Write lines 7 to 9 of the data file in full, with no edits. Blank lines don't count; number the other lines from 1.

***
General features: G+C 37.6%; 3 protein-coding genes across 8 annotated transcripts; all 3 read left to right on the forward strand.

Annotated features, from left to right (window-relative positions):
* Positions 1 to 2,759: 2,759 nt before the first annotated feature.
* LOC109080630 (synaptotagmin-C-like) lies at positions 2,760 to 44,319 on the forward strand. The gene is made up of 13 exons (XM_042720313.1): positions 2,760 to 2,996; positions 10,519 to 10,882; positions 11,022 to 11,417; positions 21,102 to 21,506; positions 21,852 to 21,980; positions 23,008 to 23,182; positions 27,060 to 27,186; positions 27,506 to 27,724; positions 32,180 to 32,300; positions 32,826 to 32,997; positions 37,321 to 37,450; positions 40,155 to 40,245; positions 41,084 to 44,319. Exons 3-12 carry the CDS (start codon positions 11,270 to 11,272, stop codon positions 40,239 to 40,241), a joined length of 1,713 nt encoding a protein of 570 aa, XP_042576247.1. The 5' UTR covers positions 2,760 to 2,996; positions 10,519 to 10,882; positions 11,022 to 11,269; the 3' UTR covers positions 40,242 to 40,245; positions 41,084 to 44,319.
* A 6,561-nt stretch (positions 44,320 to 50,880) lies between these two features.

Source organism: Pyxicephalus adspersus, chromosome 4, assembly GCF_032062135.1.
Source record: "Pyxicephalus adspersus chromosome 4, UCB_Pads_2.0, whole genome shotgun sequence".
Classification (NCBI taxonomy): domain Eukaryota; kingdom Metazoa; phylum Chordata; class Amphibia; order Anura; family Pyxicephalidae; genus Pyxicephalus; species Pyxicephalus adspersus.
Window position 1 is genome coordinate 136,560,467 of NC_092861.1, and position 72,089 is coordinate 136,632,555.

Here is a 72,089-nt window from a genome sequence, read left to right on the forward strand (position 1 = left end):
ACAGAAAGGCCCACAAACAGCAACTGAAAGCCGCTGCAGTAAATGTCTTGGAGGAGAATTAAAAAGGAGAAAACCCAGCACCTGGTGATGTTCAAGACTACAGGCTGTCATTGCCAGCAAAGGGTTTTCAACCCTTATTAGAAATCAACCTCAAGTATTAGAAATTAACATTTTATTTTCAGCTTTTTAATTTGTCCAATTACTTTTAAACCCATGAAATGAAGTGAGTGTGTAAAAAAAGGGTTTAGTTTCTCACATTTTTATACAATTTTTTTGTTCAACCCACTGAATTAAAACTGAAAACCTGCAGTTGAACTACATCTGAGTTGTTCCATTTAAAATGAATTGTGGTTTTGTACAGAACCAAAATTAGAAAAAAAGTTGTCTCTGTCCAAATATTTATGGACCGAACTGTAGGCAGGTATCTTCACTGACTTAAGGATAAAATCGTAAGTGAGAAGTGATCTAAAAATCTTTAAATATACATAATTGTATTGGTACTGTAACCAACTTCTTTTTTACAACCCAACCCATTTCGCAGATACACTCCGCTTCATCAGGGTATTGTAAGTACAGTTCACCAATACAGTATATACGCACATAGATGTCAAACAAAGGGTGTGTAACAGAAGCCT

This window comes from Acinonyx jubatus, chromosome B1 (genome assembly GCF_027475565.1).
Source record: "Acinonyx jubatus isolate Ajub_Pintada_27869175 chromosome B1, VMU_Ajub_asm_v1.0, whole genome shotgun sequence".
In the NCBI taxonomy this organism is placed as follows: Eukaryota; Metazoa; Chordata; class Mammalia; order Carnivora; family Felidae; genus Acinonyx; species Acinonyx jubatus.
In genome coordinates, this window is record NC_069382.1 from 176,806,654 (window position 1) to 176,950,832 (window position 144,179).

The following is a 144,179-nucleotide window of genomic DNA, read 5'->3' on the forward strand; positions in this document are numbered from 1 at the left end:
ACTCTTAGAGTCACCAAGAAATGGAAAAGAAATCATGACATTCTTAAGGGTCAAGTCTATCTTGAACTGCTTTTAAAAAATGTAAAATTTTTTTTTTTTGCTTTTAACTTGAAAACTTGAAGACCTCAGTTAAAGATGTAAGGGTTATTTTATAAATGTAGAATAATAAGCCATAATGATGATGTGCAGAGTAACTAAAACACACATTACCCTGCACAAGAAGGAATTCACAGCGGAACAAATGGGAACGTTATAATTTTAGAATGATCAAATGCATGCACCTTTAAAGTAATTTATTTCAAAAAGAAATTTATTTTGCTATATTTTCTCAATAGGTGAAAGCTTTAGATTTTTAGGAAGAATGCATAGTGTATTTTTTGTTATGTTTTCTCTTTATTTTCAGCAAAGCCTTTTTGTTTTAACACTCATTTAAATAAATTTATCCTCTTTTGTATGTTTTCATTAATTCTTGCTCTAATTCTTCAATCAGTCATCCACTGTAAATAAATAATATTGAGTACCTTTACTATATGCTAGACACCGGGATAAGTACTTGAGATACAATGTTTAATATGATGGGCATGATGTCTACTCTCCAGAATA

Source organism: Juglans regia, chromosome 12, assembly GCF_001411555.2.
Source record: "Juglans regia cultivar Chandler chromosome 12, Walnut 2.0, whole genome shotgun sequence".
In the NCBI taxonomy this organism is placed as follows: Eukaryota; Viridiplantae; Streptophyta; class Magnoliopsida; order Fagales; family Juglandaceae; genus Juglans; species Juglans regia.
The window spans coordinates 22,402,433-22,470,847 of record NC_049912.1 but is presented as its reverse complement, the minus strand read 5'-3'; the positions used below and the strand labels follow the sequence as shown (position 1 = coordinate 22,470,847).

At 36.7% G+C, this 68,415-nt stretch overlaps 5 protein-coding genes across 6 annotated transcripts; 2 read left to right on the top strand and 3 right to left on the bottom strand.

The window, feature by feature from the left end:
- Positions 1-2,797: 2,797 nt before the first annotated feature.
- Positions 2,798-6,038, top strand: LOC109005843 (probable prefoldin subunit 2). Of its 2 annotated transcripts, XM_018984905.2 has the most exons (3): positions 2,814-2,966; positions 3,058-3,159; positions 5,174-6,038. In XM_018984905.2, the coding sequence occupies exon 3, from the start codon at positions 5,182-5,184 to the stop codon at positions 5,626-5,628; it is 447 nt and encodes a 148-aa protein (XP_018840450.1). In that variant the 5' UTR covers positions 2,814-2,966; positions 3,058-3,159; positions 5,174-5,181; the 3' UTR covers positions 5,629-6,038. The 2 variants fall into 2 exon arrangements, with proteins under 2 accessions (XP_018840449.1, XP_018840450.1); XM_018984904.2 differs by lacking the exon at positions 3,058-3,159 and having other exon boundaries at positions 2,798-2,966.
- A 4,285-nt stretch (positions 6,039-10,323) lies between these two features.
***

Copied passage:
Source record: "Pyxicephalus adspersus chromosome 4, UCB_Pads_2.0, whole genome shotgun sequence".
Classification (NCBI taxonomy): domain Eukaryota; kingdom Metazoa; phylum Chordata; class Amphibia; order Anura; family Pyxicephalidae; genus Pyxicephalus; species Pyxicephalus adspersus.
Window position 1 is genome coordinate 136,560,467 of NC_092861.1, and position 72,089 is coordinate 136,632,555.